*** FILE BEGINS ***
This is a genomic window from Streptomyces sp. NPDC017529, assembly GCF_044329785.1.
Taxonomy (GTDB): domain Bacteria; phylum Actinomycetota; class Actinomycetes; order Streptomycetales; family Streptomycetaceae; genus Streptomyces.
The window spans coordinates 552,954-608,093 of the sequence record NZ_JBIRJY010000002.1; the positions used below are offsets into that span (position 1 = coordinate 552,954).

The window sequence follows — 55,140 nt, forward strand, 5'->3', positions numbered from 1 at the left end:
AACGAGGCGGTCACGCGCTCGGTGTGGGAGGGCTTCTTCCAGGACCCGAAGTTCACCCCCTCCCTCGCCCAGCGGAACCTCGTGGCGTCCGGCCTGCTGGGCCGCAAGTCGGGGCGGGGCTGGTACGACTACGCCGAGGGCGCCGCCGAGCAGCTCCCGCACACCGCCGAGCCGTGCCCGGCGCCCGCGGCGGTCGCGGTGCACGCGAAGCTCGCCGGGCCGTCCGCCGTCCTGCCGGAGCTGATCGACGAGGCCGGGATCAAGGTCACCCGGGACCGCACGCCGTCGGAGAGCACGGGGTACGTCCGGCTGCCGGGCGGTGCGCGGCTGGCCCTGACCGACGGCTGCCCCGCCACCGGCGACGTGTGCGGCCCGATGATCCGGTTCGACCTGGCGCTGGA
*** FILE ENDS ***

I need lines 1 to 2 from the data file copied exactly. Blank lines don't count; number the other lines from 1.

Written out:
This is a genomic window from Streptomyces sp. NPDC017529, assembly GCF_044329785.1.
Taxonomy (GTDB): domain Bacteria; phylum Actinomycetota; class Actinomycetes; order Streptomycetales; family Streptomycetaceae; genus Streptomyces.